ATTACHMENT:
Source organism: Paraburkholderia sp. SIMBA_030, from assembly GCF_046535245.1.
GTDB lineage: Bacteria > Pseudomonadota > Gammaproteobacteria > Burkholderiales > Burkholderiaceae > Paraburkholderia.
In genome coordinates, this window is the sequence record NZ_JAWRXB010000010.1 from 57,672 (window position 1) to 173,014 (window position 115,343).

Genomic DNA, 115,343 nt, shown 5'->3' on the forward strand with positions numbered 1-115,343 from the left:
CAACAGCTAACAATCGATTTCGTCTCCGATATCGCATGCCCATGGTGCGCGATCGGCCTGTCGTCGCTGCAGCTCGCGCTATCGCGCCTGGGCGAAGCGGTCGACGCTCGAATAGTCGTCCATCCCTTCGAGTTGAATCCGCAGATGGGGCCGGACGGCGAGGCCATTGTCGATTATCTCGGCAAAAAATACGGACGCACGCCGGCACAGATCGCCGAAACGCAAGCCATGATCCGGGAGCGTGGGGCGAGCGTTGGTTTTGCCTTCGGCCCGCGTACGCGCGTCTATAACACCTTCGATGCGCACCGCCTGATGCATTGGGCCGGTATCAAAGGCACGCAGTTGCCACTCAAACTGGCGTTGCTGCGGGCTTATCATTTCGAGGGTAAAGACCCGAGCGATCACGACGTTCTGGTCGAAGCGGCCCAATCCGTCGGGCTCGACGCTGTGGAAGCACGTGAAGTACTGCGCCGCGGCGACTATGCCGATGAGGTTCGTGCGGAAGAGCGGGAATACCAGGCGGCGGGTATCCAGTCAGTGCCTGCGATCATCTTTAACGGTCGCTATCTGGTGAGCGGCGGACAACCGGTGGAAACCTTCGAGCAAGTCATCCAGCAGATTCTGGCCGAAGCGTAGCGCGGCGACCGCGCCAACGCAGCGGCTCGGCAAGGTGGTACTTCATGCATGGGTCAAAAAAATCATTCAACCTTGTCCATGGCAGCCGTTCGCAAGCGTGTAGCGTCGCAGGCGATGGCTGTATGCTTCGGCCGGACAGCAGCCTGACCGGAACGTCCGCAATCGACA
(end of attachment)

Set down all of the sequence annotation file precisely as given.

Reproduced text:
Source organism: Paraburkholderia sp. SIMBA_030, from assembly GCF_046535245.1.
GTDB lineage: Bacteria > Pseudomonadota > Gammaproteobacteria > Burkholderiales > Burkholderiaceae > Paraburkholderia.
In genome coordinates, this window is the sequence record NZ_JAWRXB010000010.1 from 57,672 (window position 1) to 173,014 (window position 115,343).

Genomic DNA, 115,343 nt, shown 5'->3' on the forward strand with positions numbered 1-115,343 from the left:
CAACAGCTAACAATCGATTTCGTCTCCGATATCGCATGCCCATGGTGCGCGATCGGCCTGTCGTCGCTGCAGCTCGCGCTATCGCGCCTGGGCGAAGCGGTCGACGCTCGAATAGTCGTCCATCCCTTCGAGTTGAATCCGCAGATGGGGCCGGACGGCGAGGCCATTGTCGATTATCTCGGCAAAAAATACGGACGCACGCCGGCACAGATCGCCGAAACGCAAGCCATGATCCGGGAGCGTGGGGCGAGCGTTGGTTTTGCCTTCGGCCCGCGTACGCGCGTCTATAACACCTTCGATGCGCACCGCCTGATGCATTGGGCCGGTATCAAAGGCACGCAGTTGCCACTCAAACTGGCGTTGCTGCGGGCTTATCATTTCGAGGGTAAAGACCCGAGCGATCACGACGTTCTGGTCGAAGCGGCCCAATCCGTCGGGCTCGACGCTGTGGAAGCACGTGAAGTACTGCGCCGCGGCGACTATGCCGATGAGGTTCGTGCGGAAGAGCGGGAATACCAGGCGGCGGGTATCCAGTCAGTGCCTGCGATCATCTTTAACGGTCGCTATCTGGTGAGCGGCGGACAACCGGTGGAAACCTTCGAGCAAGTCATCCAGCAGATTCTGGCCGAAGCGTAGCGCGGCGACCGCGCCAACGCAGCGGCTCGGCAAGGTGGTACTTCATGCATGGGTCAAAAAAATCATTCAACCTTGTCCATGGCAGCCGTTCGCAAGCGTGTAGCGTCGCAGGCGATGGCTGTATGCTTCGGCCGGACAGCAGCCTGACCGGAACGTCCGCAATCGACA